Posted by: frburke23 | August 19, 2013

Thought for Tuesday, 20th Week in Ordinary Time

Jesus said to his disciples:
“Amen, I say to you, it will be hard for one who is rich
to enter the Kingdom of heaven.
Again I say to you,
it is easier for a camel to pass through the eye of a needle
than for one who is rich to enter the Kingdom of God.”
When the disciples heard this, they were greatly astonished and said,
“Who then can be saved?”
Jesus looked at them and said,
“For men this is impossible,
but for God all things are possible.”
Then Peter said to him in reply,
“We have given up everything and followed you.
What will there be for us?”
Jesus said to them, “Amen, I say to you
that you who have followed me, in the new age,
when the Son of Man is seated on his throne of glory,
will yourselves sit on twelve thrones,
judging the twelve tribes of Israel.
And everyone who has given up houses or brothers or sisters
or father or mother or children or lands
for the sake of my name will receive a hundred times more,
and will inherit eternal life.
But many who are first will be last, and the last will be first.”


I’m sorry I haven’t written in over two weeks.  We had our seminarian retreat August 5-8 with Deacon James Keating of IPF.  It was a powerful experience as he challenged us to die to ourselves and our ego.  He also encouraged us to spend a “Happy Hour/ Holy Hour” with the Lord every day.  It is in spending that quality time with the Lord that we will save our vocations.

This last week has been busy getting our seminarians ready for seminary.  We have some new seminarians from Mexico that just arrived last week and we are excited to have them with us.  They will be studying English at the Pontificial Josephinum Seminary in Columbus, Ohio.

Yesterday, we heard how Jesus told the rich young man to “sell everything you have, give it to the poor, and follow me,” in order to be perfect.  We continue on this theme of riches in today’s Gospel.  With the example of the camel passing through the eye of a needle, Jesus almost closes the doors of heaven to the rich.  Realizing this, the disciples ask, “Then who can be saved?”  They were getting nervous.  We may be getting nervous as well as we read this Gospel.

Jesus calms them a little by saying, “for men this is impossible, but for God all things are possible.”  This gives me great hope.  We often spend our whole lives trying to prove ourselves, gathering accolades, prizes and material things, adding to our resumes; yet, we realize that by gathering all of these things, we still are fundamentally empty if we haven’t put Christ at the center of all of it.

Peter, the spokesman for the apostles, then speaks up and basically says, “Lord, we’ve given up everything.  So what’s in it for us?”  You can hear the selfishness in his question.  But Peter is so human.  We can all relate so well to Peter’s question.  Even though we are trying to follow Christ, rid ourselves of worldly attachments, we still want to know, “What’s in it for me?”

Jesus tells him not to worry.  If you have given up house, family or other things for the sake of the Kingdom, you will be rewarded one hundred times and gain eternal life.  This is the Good News!

Reading this Gospel, I could not help but think of some of our seminarians from Poland and Mexico.  They literally have given up home, country, language, family, everything…and come to this country to serve God as a priest.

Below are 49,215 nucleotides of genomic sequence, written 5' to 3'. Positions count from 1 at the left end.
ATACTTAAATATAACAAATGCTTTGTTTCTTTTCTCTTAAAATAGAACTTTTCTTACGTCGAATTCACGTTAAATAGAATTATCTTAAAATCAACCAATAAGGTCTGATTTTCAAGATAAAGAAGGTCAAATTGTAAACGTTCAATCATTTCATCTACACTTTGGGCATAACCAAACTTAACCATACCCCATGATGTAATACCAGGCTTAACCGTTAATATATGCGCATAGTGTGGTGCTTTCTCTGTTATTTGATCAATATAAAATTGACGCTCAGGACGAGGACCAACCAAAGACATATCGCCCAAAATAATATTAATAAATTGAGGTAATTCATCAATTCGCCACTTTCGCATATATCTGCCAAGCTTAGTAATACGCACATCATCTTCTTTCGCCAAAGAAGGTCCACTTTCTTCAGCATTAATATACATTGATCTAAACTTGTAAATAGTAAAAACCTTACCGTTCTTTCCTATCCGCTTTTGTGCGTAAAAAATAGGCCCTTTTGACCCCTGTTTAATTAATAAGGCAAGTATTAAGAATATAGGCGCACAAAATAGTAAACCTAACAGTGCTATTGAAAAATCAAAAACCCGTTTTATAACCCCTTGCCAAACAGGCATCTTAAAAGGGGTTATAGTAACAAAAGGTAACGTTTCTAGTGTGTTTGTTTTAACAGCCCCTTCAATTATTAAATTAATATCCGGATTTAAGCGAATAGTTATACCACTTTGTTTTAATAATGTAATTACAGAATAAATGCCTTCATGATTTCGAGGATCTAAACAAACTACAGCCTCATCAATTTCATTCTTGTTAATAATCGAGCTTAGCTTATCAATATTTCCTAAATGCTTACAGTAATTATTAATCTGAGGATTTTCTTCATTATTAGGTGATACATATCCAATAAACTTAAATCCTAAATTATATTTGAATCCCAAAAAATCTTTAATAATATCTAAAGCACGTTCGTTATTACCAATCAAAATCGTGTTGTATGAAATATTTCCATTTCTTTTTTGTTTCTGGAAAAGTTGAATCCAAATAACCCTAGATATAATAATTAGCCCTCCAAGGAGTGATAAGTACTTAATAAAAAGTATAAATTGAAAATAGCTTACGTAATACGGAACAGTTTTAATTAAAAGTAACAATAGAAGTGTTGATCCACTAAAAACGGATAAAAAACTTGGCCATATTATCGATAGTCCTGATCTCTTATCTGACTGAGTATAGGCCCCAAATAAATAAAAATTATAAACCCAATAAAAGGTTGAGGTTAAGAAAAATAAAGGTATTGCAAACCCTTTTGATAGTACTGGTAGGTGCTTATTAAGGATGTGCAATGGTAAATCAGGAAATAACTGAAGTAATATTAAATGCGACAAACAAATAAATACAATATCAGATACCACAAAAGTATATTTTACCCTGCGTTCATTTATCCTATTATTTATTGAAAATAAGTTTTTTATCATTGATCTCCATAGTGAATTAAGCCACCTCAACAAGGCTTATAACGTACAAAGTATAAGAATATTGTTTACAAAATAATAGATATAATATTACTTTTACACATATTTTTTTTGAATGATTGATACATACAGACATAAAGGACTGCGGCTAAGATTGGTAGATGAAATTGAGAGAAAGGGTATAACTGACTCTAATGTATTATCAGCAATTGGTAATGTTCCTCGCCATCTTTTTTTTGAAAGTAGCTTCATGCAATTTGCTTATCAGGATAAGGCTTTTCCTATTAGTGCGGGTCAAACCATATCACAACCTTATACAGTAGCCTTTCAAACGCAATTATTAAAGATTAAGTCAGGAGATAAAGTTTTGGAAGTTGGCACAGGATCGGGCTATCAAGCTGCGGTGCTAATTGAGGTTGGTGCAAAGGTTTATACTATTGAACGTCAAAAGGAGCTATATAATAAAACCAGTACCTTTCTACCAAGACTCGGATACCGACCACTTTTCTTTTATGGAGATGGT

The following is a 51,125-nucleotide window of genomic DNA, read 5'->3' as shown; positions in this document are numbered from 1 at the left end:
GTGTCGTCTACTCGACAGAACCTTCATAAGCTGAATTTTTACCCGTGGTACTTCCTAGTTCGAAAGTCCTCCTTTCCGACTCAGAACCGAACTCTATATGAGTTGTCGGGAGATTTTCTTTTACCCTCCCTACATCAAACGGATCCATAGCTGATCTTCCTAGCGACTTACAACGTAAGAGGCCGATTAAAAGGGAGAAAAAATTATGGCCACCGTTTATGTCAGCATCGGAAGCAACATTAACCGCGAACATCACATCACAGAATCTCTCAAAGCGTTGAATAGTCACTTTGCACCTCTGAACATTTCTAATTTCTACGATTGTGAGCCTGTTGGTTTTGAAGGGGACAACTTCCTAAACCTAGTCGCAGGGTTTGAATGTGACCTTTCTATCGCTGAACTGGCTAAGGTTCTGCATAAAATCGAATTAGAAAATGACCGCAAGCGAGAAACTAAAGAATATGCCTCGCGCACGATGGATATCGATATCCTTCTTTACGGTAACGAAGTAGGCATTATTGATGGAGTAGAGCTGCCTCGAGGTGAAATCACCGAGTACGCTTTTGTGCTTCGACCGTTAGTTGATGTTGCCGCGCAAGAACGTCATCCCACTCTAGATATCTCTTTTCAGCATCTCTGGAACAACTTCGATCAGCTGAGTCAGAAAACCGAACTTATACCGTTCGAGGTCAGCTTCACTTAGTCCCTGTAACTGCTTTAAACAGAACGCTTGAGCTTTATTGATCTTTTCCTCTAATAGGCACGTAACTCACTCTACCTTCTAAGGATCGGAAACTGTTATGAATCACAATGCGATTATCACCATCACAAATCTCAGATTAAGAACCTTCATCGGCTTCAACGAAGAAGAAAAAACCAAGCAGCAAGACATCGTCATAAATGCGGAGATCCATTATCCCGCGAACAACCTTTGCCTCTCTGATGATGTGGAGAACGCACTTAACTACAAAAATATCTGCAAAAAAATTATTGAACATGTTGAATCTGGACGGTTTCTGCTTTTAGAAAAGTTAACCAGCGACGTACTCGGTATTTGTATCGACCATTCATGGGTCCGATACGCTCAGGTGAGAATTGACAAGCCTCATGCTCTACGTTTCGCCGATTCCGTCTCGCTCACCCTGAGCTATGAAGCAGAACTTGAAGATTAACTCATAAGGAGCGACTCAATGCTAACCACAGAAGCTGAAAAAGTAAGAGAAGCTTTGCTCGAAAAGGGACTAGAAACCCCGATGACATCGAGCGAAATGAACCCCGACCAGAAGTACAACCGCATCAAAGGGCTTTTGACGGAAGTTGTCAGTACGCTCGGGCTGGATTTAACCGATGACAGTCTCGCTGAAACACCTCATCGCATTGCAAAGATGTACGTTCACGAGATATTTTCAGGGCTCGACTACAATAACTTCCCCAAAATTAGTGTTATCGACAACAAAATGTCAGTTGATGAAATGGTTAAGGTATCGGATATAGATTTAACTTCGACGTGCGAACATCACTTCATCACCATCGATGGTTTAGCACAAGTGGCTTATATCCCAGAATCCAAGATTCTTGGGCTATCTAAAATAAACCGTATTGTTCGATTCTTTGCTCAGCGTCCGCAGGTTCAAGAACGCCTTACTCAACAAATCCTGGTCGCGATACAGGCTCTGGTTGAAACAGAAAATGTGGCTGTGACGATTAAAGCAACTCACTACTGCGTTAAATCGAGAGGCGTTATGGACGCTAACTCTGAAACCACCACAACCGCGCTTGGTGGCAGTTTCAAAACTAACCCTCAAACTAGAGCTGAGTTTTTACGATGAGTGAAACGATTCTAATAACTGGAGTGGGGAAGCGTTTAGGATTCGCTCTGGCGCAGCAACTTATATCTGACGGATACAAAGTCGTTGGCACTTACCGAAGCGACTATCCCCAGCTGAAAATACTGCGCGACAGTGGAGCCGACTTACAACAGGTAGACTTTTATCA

This inspires me and makes me ask the question, “What have I given up for Jesus?”  I am near my family.  I am not starving.  I have a roof over my head.  I have sacrificed having a wife and children of my own.  But I Lord has blessed more than I can possibly imagine.  I have a huge family in Christ.  I have met so many incredible people by being a priest.  They have blessed my life more than .  What little I have offered to God to follow Him, He has returned to me more than 100 times over.  The more I offer back to Him, the more He gives me peace and joy.  I realize that I cannot outdo God in generosity.

May we all meditate on these words of Jesus. 

What is the Lord asking me to sacrifice or give up or offer back to Him so that my worship may be pure? 

If I’m not asked to leave my home or country or family, am I being called to give up some worldly comforts? 

What am I not willing to give up for the sake of Jesus?

I guarantee you “what you give is what you receive” and then some… 100 times more!

Luke 9:24 – “For whoever wishes to save his life will lose it, but whoever loses his life for my sake will save it.

Give your life away for Jesus and see how He blesses your offering….
Have a blessed day!
Fr. Burke



  1. welcome Fr from your retreat.hope it was a powerful revival?life is a sacrifice,you sacrifice so many things because of the gospel inorder to receive from God.its nt an easy is only the grace of God that can help us in the kind of world we live in today. for ti is not by my power or by my might but by his spirit in me.Amen

  2. Welcome Back Fr. Burke!! Yes…you were missed VERY much. Our baseball son Brady journals alot about what he has done that day for baseball…I asked him this summer if he would start journaling about his spiritual life….something you have each day. He has. Can I ask you to keep him in your prayers. Thanks for your Spiritual direction in his life. I’ve seen at lighthouse you have a CD out. Looking forward to hearing it. (the baseball priest).

    Thanks for all you do….

    God Bless You!!

    Been Blessed,

  3. Thank you, very happy to hear from you again!!!    


  4. Thanks for all you do for us, for vocations, for our Diocese, for the Catholic faith, Fr Burke! You’re the BEST! Keep allowing Jesus to speak/live through you SO beautifully! You are a wonderful servant! peace and all good things, Irene murray

  5. Thank you for all what you do for our community, Father!

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